harnais_error v0.1.0 Harnais.Error exception View Source

The Exception for the Harnais Package Family.

Many of the functions in the Harnais packages return either {:ok, any} or {error, error} where error will be an Exception.

Many of the errors will be instances of Harnais.Error struct.

Exporting the Exception

As well as supporting the usual Exception callbacks, the package support “exporting” the exception using Harnais.Error.export/1.

See the exception fields :export_function and :export_config for how to contol what the export does.

Exception State

The exception struct has a number of fields

FieldAliases
:message:m, :msg
:reason:r
:type:t
:location:l, :loc, :ndx, :index, :i
:value0:v, :v0, :value, :e, :error
:value1:v1
:value2:v2
:message_function
:message_config
:export_function
:export_config

Exception Field: :message

The explanatory message, normally a string.

Exception Field: :reason

The reason for the error; normally an Atom.

Exception Field: :type

An aribtrary term defining the type of the error e.g. :arg, :key, :value, etc

Exception Field: :location

An aribtrary term defining where the error happened.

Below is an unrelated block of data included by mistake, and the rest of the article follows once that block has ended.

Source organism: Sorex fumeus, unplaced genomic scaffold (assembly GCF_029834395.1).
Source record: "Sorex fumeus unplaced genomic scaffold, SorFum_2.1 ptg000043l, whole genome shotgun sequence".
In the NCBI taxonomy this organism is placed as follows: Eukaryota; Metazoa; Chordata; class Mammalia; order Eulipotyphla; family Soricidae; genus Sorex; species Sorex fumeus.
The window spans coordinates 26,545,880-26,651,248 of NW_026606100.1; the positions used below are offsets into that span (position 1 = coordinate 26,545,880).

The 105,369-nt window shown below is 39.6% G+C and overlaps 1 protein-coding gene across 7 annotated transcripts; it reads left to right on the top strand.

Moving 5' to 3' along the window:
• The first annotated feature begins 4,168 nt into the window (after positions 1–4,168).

For example this could be a key, index in a list, whatever.

Exception Field: :value0, :value1, :value2

Arbitrary terms identifying the cause of the error.

Three fields are useful when, for example, :value0 holds the name of a key and :value1 and :value2 hold the values of the key that were expected to be equal.

Sometimes :value0 holds an instance of Harnais.Error.Status.

Exception Field: :message_function

The module implements its own Exception.message/1 callback but this can be overridden by this field.

If supplied, it must be an arity 1 function that is passed the struct and must return a string.

Exception Field: :message_config

This field is used by the default Exception.message/1 formatter to hold the fields to be included in the message. It can be overridden to set the wanted fields.

If an explicit :message_function function is supplied, this field can also be used to hold configuration for it.

Exception Field: :export_function

The exception can be “exported” using Harnais.Error.export/1 which is passed the exception struct.

The default exporter creates a Keyword of selected fields where the keys are the shortest alias for the field (e.g. :m for :message).

A custom export function can be provided using this field.

Exception Field: :export_config

The default exporter using this field to hold the fields to be included in the export.

If a custom export function is provided, this field can be used to provide configuration for it.

Standard API

Unless otherwise specified, functions return either {:ok, status} or {:error, error} when error will be an Exception..

Many functions have peer bang functions that returns either the value in {:ok, value} or raise the error in {:error, error}.

Link to this section Summary

Functions

Callback implementation for Exception.exception/1

export/1 takes an instance of the module’s struct and exports it

message/1 is the standard Exception callback